Tuesday September 4, 2012
This day was a day of rest and recovery for Sofie. She had become very thirsty and wanted to drink some water but she vomited one more time early in the morning. So we continue with oral rehydration solution. This solution contains salts chosen not to disturb the stomach. In fact, that ‘s why it tastes quite bad. I tasted more than a sip to give a good example. O.R.S. is designed to be like stomach fluid. And it tastes … , like stomach fluid. Adding sugar doesn’t help much.
I phoned our doctor in Belgium. He said to be patient, and continue maybe 24 hours with O.R.S. and trying water every now and then to see if the stomach has already stabilized. This saved Sofie and me from half a day (or more) in a Delhi hospital.
Well respected doctors do not receive patients in their home office. Apart from diagnosing what we already know, they are prone to give as many prescriptions as possible. According to a middle class inhabitant of India, the longer the list, the better the doctor.
My memory brought me far back in a time when a large amount of alcohol did more or less the same to my own stomach. In those days, I got a prescription for a bottle of Pepsi Cola. Later that morning I gave Sofie exactly that, and it tasted a lot better than ORS, and it digested likewise. Cola contains phosphoric acid, and has a Ph value close to that of stomach fluid. Later in the afternoon, Sofie would try potato chips and become a happy healthy child again.
waiting for a friend
Back in the month of May, when i decided to go to India, I would have wanted to fly to Delhi by the end of June. But I had to unexpectedly wait 1 week longer for Sofie’s visa. In consequence, all comfortable cheap flights had gone. Having browsed through anything till the 20th of July, and still no cheap flights in sight, I decided to skip all searching and book September 1. The unexpected delay happened to be a gift from heaven. My father got very ill days later, and he would take 8 weeks to completely recover. My postponed flight allowed me to help his wife and my sister taking care of him.
Another side effect of our September flight was that I would be able to see my very good friend, nephew of my wife, and spiritual teacher, Tenzin Kunsang. He travelled from Minneapolis to Delhi today. He’d make a stop in Amsterdam, and by one of those weird coincidences connect to Delhi with the same flight we came 3 days earlier.
I was not the only one waiting to see my friend; some other friends started to pop in from the afternoon onwards. Sofie received a lot of attention from them, so I had the opportunity to go out for a walk and look around in the neighbourhood: C.R. Park.
Somehow, my wife managed to get the message across that when in India, they should not let me go out alone and Tashi, Tenzin’s brother, came running after me. He had arrived late yesterday evening, waiting for his brother whom he hadn’t seen for 3 months.
I already knew that Chittaranjan Park is a quite and green area, with many parks, few busy streets inhabited by the middle class. I saw at least 3 Bengali schools. Later I read that they where first inhabited by displaced people who had fled today’s Bangla Desh during the disastrous events after the Indian Partition. This link talks about the actual death toll.
I had the impression that Tashi had not walked around here often. We did 4 blocks and discovered parks, schools, a police station, a fish market, a business centre and a lot of people going home from work. It was quite hot, like 33°C, and the sun shone heavily on our heads.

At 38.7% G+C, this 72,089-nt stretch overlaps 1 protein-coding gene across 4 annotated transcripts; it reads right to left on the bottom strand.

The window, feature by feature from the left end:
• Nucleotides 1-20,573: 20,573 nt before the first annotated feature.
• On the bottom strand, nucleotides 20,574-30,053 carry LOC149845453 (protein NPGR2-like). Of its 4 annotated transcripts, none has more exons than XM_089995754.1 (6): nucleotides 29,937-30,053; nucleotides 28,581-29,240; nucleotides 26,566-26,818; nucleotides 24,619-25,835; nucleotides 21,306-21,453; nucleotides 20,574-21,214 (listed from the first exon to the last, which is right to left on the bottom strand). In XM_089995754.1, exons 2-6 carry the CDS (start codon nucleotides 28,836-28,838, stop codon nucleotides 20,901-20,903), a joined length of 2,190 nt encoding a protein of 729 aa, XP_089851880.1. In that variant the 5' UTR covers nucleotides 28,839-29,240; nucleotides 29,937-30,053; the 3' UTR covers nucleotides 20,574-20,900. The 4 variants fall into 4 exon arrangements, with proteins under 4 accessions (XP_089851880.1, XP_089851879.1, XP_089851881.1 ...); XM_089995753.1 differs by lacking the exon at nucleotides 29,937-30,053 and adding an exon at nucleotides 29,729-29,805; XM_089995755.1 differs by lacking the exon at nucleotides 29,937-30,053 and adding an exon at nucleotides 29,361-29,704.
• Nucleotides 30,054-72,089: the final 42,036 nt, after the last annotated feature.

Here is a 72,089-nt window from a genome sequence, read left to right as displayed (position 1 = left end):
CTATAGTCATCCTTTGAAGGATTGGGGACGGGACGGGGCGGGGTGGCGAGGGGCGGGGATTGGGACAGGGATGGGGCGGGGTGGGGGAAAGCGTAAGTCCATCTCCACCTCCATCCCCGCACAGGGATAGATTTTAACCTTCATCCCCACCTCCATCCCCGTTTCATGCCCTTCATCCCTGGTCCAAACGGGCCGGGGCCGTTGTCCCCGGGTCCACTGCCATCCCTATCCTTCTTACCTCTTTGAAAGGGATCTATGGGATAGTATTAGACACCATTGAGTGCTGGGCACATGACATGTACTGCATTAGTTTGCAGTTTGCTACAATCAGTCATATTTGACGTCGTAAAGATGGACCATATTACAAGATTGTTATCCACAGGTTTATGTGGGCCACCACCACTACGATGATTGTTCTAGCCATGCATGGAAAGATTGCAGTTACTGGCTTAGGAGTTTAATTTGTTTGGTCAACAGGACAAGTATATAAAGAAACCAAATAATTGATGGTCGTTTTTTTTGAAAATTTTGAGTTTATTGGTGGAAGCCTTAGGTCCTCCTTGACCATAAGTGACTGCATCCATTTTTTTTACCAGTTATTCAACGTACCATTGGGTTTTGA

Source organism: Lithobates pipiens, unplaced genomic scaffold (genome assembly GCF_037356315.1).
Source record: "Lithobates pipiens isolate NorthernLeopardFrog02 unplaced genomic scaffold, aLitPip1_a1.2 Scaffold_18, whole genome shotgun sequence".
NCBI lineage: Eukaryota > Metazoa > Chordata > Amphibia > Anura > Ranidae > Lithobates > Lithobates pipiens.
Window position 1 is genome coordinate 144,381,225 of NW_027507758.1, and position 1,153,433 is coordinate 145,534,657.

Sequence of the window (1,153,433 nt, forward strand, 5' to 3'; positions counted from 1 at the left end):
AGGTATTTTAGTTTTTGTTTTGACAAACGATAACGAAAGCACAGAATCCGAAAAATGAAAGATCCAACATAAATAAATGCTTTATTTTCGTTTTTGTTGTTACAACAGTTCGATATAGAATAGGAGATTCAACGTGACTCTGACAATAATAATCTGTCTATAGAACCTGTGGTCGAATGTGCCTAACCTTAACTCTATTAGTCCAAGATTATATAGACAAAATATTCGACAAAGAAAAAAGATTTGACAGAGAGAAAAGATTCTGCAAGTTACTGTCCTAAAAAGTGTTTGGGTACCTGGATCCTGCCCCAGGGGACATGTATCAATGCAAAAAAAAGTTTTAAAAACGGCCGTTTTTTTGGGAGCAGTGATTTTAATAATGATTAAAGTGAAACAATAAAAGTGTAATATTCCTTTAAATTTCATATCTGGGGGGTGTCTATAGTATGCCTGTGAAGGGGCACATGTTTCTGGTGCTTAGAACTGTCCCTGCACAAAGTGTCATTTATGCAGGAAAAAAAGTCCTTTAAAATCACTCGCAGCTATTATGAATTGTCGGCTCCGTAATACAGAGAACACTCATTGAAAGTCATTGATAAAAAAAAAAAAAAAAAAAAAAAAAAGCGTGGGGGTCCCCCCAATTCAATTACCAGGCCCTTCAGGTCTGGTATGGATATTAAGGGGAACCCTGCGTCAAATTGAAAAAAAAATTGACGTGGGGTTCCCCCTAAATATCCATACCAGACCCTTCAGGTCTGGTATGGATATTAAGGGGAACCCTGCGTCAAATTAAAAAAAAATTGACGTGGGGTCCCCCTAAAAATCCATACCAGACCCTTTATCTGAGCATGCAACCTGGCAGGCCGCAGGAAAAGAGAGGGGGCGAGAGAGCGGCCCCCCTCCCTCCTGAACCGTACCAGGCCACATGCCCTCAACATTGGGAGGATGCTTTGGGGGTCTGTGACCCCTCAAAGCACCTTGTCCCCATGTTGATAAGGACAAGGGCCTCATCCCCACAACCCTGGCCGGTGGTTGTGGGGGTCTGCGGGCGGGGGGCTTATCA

I think that within something like 75 minutes we went back inside our host’s A/C cooled living room to watch Cbeebies and Nickelodeon with Sofie.
Round noon I received a fragment of a phone call from an old customer in Holland. I had a computer business till the end of 2010. This business went to sleep and i concentrated on teaching linux and cisco afterwards. I never completely abandoned the remaining 3 or 4 customers who were migrating to other systems, but I didn’t hear much of them in the past 2 years.
After my walk with Tashi, I phoned back and was informed that all of their 15 printers had become unreachable and jobless. Worse, they couldn’t bill anyone any more. I gave them a phone number from someone with enough skills and knowledge to repair everything, but unfortunately, this person was also on holiday.
Relocating the logical connection of all these printers was the only option, however, how to do that from Delhi?
Our visiting neighbour with the name Karma, overheard my conversation and brought a netbook with 2G internet. I could access Google-Drive and in consequence the configuration of my customer’s network as it was back in 2009, my last visit to them. They gave me a login to their new system, from where I could create a virtual machine taking over all the tasks of the one that broke down. I carefully watched the internet load, not to charge Karma too much, but apparently, remote working for 5 hours did only cost 30 megabytes. Finally, I could print on their printers; 10 minutes later, they could too.
Even to me, working with computers for more than 25 years now, this is amazing. From the customer’s point of view, it is close to a miracle. But it isn’t. This is what all those people are doing for HP, IBM, and other big multinationals in India, for a salary 5 times less as what we used to get.
This is exactly the reason why I have no business running any more. Maybe I should relocate, and start working from India.
By 9.30pm, our host and Tashi went to the airport to collect Tenzin. His flight was delayed till 11.30pm, and they brought him to the apartment round 1 am. Sofie, Thinlay and I made the easy effort to stay awake. In our heads 1am is still something like 10.30pm. And Thinlay, … he doesn’t need sleep 🙂
We gave our friend a warm welcome, and went to bed soon after. Tenzin had been under way close to 24 hours, and needed to rest urgently.